Shapiro: If you get to the very end, I tell the truth about Rachel Horn [CTA communications director]. She’s the one who came to me and said, “You’ve written all these op-eds. There’s a book here.” I said, “I have a thousand ideas, but I don’t have a book idea.” She said, “Let me put something together based on what you’ve written and organize it.” She created the first draft, if you want to know the truth. But then there’s a lot of stuff we supplemented with, personal stories and so on.

There’s stuff that’s been published as articles in there, which we have permission to do, and then a lot that was added, personal stories and wrapping. Numerous people put their hands on it. In the policy world I probably let in a few too many people, because it got more idealistic than I wanted it to.

The Ninja Future is about moving fast in an innovative world.

Above: The Ninja Future is about moving fast in an innovative world.

Image Credit: CTA

VentureBeat: It’s a broad survey of where things are. I think that’s always helpful, to have those sweeping views.

Shapiro: When I wrote my second book, I found out that a lot of people who waited in line for an autograph, they’d read the first book and they talked about how it influenced their lives. They went to school or quit their job or did all this stuff. That encouraged me to write the third book. I’d learned that it really affected people. What I look forward to at CES, when I do the first signings, is hearing from people about how the second book affected to them. I talk in a lot of places around the world, so it’s nice to have a book. Rachel also convinced me that we have to go to Davos, so we’re going to Davos.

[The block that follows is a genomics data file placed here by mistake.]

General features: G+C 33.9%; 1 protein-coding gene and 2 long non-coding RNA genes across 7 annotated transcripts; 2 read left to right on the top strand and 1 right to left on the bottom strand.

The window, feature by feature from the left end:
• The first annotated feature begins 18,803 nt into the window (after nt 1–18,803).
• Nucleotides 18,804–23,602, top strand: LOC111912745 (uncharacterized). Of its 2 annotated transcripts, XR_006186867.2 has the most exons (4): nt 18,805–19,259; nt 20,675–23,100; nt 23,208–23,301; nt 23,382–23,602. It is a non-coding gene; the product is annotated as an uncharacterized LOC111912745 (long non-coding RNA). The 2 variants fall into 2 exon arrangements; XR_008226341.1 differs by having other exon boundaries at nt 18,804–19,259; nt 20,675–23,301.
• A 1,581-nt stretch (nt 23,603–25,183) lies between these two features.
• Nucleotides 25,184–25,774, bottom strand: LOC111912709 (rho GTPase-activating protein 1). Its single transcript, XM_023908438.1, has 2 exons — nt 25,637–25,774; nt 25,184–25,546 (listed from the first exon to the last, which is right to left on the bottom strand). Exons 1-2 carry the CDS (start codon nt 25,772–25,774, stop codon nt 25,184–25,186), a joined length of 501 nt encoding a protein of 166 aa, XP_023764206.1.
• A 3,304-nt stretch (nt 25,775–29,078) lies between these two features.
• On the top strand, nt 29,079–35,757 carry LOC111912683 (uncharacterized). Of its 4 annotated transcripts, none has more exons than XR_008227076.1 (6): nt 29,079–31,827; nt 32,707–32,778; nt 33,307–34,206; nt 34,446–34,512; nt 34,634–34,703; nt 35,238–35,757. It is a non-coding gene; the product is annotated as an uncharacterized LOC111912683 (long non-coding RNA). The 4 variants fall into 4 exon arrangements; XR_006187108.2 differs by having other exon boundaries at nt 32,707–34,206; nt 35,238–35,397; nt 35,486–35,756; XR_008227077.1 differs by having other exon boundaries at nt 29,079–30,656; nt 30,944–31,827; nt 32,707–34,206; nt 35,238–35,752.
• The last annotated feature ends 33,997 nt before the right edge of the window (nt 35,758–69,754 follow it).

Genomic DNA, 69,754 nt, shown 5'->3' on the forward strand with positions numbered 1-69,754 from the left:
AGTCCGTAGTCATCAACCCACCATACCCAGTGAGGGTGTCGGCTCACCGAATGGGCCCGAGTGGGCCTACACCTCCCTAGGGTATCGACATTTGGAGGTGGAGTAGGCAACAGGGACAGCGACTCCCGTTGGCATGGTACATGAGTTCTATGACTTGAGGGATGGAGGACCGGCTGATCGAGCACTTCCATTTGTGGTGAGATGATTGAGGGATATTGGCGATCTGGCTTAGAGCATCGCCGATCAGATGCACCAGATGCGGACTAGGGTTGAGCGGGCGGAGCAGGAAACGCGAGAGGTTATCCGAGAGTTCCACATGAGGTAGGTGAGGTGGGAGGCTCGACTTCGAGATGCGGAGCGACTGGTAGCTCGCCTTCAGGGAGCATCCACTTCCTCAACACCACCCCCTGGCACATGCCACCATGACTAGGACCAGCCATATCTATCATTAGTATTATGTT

VentureBeat: I like how, early on, there’s something on the aging population. My own mother is 85, and she has severe dementia. There’s no technology out there created for these people. Even modern phones–we all think they’re easy to use, but she has a terrible time trying to make a phone call to me now.

Shapiro: My grandmother had [Alzheimers] for 13 years before she passed away. Honestly, by the end it was a relief. I’ve had memory issues my whole life, and I’ve dealt with that. But if you haven’t checked out how music can impact people–you don’t really know that someone has Alzheimer’s until they die and then they can look at the brain. But it doesn’t really matter, whether it’s severe dementia or Alzheimer’s. But with Alzheimer’s, at least, if you play them music, you’ll be shocked.

That’s one of the most important things in the book, to me. If you can help anyone do that, it changes their life. If you watch the documentary, “Alive Inside,” it’s really helpful. It matters. Honestly, there are some provinces and states that are now paying for iPods to be loaded up with music. There’s only one drug, and it barely does anything. It’s expensive as can be. I’m hoping there can be some breakthroughs with Alzheimer’s. It’s a very cruel disease. It’s a cause a lot of us adopted here. Our CFO and COO is on the board of one of the Alzheimer’s groups. I’ve been supporting a different one. But there’s nothing–there’s no real breakthroughs at this point.

In terms of technology–I make this a personal cause. Facial recognition, to me, is not only good for preventing crime, as is done in London. I know there are privacy implications. But for people like me–the reason I’m in the trade show world, honestly, is you have to wear a badge. I can tell who you are by looking at you. I also have a lot of insecurity in that area, to be honest.